Rep. Lipinski Reacts to DOT Autonomous Car Recommendations (September 20, 2016)

Congressman Dan Lipinski (IL-3) today praised the U.S. Department of Transportation’s (DOT) long-anticipated release of guidance for autonomous vehicles. 

“Over the past two years, I’ve been talking to innovators, academics, policymakers, and other mobility experts about what the Federal Government should be doing to promote autonomous vehicles and most say we need to provide industry with flexibility to innovate and local governments with guidance on regulations,” Rep. Lipinski said.  “While we still need more information on how the DOT will implement the guidelines released today, I believe they’ve struck the right balance to maintain safety while allowing freedom to innovate.  If we stifle innovation, the U.S. will lose its lead in this new technology, probably to China.  That means we will fall behind in saving lives and we will lose potentially millions of jobs that will result from the development and manufacture of these new vehicles.” 

Lipinski has held a series of roundtable events around federal policy on connected and automated vehicles, the most recent of which was held Monday in Chicago.  Panelists brought up the need to have a uniform set of state and local standards so that researchers and automakers could focus on innovations to improve efficiency and safety rather than widely varying requirements among jurisdictions.  The DOT included model state standards for vehicle registration in their guidance documents.

Also included was a 15-point Safety Assessment to set clear expectations for manufacturers developing and deploying automated vehicle technologies.  The assessment includes topics such as data collection, privacy, and cybersecurity.  The focus on cybersecurity comes after the Government Accountability Office (GAO) responded to a letter led by Congressman Lipinski that asked about the DOT’s readiness on vehicle cybersecurity in January of 2015.  The GAO found that the DOT had room for improvement on the subject.

“Cybersecurity in transportation is a topic we all should take very seriously, and I’m happy that the DOT is making clear that it must be a priority when developing this technology,” Lipinski said.

One area that will need to be examined further is exemption petitions for existing regulations.  The DOT says in the guidance they would turn around exemption petitions in six months, which may be a long time for innovators to wait in a constantly changing market.

“While the flexibility from existing regulations may allow for innovations in vehicle design, if these take too long to approve it could be a hurdle for American companies trying to keep up with global competition,” said Lipinski.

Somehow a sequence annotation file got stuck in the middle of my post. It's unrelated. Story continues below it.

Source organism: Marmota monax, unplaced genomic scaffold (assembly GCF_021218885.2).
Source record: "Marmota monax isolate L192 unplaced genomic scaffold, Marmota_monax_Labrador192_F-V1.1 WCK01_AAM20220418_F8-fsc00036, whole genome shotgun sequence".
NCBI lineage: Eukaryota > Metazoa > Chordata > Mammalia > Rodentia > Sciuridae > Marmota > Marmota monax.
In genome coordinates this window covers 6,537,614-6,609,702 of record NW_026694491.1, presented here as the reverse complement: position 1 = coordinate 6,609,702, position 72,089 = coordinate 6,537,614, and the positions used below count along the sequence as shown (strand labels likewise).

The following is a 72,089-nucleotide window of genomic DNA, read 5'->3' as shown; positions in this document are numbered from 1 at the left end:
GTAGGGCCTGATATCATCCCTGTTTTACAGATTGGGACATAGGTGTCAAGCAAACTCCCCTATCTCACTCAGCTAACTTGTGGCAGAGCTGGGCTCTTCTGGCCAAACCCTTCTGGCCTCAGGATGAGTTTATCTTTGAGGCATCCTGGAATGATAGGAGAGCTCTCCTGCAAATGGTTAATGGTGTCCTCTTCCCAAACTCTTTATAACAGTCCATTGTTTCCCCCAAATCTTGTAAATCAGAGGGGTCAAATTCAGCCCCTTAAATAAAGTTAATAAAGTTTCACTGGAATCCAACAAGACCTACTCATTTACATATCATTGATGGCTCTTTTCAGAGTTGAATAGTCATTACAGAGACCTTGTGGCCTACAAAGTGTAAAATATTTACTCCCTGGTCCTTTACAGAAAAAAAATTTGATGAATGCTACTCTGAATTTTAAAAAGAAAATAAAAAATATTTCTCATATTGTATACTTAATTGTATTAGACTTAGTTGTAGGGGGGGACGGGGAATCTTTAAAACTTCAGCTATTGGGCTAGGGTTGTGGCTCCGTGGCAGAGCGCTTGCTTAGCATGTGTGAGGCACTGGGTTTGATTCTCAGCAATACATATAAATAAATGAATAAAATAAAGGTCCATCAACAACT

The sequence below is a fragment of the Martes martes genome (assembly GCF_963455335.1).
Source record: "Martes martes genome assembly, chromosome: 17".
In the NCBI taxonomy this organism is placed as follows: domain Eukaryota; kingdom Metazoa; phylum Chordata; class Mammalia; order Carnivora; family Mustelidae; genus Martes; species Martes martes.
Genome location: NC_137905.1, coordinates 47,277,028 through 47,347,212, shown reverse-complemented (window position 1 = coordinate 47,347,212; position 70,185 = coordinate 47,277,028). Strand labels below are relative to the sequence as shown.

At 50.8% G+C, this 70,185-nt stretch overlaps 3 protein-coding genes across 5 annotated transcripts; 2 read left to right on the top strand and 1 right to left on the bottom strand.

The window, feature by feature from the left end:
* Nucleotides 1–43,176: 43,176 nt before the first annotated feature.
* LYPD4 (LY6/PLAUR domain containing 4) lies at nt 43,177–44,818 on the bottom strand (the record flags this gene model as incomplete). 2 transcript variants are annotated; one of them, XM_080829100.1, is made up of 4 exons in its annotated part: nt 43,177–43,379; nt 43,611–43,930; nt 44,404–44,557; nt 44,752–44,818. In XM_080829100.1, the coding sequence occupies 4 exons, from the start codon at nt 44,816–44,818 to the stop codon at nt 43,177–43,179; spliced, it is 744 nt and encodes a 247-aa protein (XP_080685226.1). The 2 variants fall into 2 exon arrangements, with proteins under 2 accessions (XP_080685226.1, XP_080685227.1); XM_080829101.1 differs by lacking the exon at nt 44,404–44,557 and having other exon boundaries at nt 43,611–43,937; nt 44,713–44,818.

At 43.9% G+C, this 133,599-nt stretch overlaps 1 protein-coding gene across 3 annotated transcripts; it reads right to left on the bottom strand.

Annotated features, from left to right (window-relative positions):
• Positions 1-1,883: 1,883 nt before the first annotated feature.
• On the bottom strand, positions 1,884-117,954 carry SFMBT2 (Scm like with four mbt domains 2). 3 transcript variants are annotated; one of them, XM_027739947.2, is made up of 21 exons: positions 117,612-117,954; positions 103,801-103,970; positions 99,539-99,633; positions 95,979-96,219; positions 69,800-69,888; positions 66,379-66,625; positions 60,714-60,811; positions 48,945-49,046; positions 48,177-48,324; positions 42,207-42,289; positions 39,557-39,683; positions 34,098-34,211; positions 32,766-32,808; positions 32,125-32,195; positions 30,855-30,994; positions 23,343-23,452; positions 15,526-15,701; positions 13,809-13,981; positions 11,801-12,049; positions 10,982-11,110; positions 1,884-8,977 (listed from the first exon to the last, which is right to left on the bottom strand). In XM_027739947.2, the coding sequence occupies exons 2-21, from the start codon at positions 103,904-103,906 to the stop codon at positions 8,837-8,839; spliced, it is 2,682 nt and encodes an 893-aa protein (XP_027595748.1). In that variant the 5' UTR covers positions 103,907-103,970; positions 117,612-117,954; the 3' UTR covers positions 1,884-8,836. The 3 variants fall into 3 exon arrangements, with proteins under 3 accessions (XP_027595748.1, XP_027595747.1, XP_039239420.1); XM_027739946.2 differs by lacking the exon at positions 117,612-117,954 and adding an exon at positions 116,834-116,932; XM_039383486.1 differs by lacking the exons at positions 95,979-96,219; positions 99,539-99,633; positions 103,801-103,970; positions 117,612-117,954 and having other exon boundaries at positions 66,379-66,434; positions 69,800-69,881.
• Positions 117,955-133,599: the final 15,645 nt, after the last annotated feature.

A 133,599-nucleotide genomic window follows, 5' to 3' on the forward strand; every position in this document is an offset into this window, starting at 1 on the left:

Congressman Lipinski sits on both the House Transportation and Infrastructure Committee and the House Science, Space, and Technology Committee.  When Congress passed the FAST Act last December, he was able to include several provisions promoting connected and autonomous vehicles. These include a university transportation center focused on this technology, a new interagency policy working group at the DOT to promote development of autonomous and connected vehicles, and a GAO study of connected and autonomous vehicle policies.  Lipinski also inserted language into a computer science research bill which allows for research into “smart cities,” which will help support connected vehicle and connected infrastructure technologies.

“As the guidance states, new authorities may be needed to aid the safe deployment of new technologies,” Lipinski said.  “I look forward to continuing to work with Transportation Secretary Anthony Foxx and with my colleagues in Congress to provide any necessary new authorities and, in general, to produce the best possible environment for America to lead the way in innovation and deployment of autonomous vehicles and other mobility enhancements.  The next important step by the Federal Government will be the release of a rule pending at the Office of Management and Budget (OMB) regarding protection of the 5.9 GHz spectrum for use by connected vehicles for dedicated short-range communication (DSRC).  This is a very critical step in ensuring safety and maximizing efficiency in the development of autonomous vehicles.” 

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